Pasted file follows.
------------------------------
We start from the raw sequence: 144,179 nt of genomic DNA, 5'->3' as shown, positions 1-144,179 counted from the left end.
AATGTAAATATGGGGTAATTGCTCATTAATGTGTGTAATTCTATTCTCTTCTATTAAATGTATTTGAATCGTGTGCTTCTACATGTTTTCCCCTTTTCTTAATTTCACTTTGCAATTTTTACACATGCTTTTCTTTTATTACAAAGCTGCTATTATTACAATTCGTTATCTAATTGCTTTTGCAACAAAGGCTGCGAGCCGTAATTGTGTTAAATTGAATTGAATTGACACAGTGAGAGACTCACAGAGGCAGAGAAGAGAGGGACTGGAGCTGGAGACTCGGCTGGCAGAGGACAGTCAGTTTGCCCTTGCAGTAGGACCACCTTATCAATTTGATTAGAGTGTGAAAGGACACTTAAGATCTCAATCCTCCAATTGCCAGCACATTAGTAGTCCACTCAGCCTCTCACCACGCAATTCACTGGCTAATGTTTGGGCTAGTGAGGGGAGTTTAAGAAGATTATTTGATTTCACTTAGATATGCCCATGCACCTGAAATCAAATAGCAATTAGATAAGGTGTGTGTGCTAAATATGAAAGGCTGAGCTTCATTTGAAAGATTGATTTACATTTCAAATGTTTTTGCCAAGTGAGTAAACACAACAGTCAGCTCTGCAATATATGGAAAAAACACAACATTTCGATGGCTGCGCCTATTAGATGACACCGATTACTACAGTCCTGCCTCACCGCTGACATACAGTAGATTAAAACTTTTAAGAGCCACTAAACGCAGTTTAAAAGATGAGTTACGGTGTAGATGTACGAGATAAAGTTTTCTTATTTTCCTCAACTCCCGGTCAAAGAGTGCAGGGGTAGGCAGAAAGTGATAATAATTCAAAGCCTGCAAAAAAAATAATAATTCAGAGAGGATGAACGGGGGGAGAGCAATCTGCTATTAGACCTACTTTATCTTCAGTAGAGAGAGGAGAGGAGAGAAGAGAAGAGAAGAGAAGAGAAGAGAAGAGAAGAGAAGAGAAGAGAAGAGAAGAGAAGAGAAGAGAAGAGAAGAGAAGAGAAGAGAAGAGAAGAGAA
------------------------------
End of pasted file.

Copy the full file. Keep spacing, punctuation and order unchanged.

We start from the raw sequence: 144,179 nt of genomic DNA, 5'->3' as shown, positions 1-144,179 counted from the left end.
AATGTAAATATGGGGTAATTGCTCATTAATGTGTGTAATTCTATTCTCTTCTATTAAATGTATTTGAATCGTGTGCTTCTACATGTTTTCCCCTTTTCTTAATTTCACTTTGCAATTTTTACACATGCTTTTCTTTTATTACAAAGCTGCTATTATTACAATTCGTTATCTAATTGCTTTTGCAACAAAGGCTGCGAGCCGTAATTGTGTTAAATTGAATTGAATTGACACAGTGAGAGACTCACAGAGGCAGAGAAGAGAGGGACTGGAGCTGGAGACTCGGCTGGCAGAGGACAGTCAGTTTGCCCTTGCAGTAGGACCACCTTATCAATTTGATTAGAGTGTGAAAGGACACTTAAGATCTCAATCCTCCAATTGCCAGCACATTAGTAGTCCACTCAGCCTCTCACCACGCAATTCACTGGCTAATGTTTGGGCTAGTGAGGGGAGTTTAAGAAGATTATTTGATTTCACTTAGATATGCCCATGCACCTGAAATCAAATAGCAATTAGATAAGGTGTGTGTGCTAAATATGAAAGGCTGAGCTTCATTTGAAAGATTGATTTACATTTCAAATGTTTTTGCCAAGTGAGTAAACACAACAGTCAGCTCTGCAATATATGGAAAAAACACAACATTTCGATGGCTGCGCCTATTAGATGACACCGATTACTACAGTCCTGCCTCACCGCTGACATACAGTAGATTAAAACTTTTAAGAGCCACTAAACGCAGTTTAAAAGATGAGTTACGGTGTAGATGTACGAGATAAAGTTTTCTTATTTTCCTCAACTCCCGGTCAAAGAGTGCAGGGGTAGGCAGAAAGTGATAATAATTCAAAGCCTGCAAAAAAAATAATAATTCAGAGAGGATGAACGGGGGGAGAGCAATCTGCTATTAGACCTACTTTATCTTCAGTAGAGAGAGGAGAGGAGAGAAGAGAAGAGAAGAGAAGAGAAGAGAAGAGAAGAGAAGAGAAGAGAAGAGAAGAGAAGAGAAGAGAAGAGAAGAGAAGAGAAGAGAAGAGAAGAGAA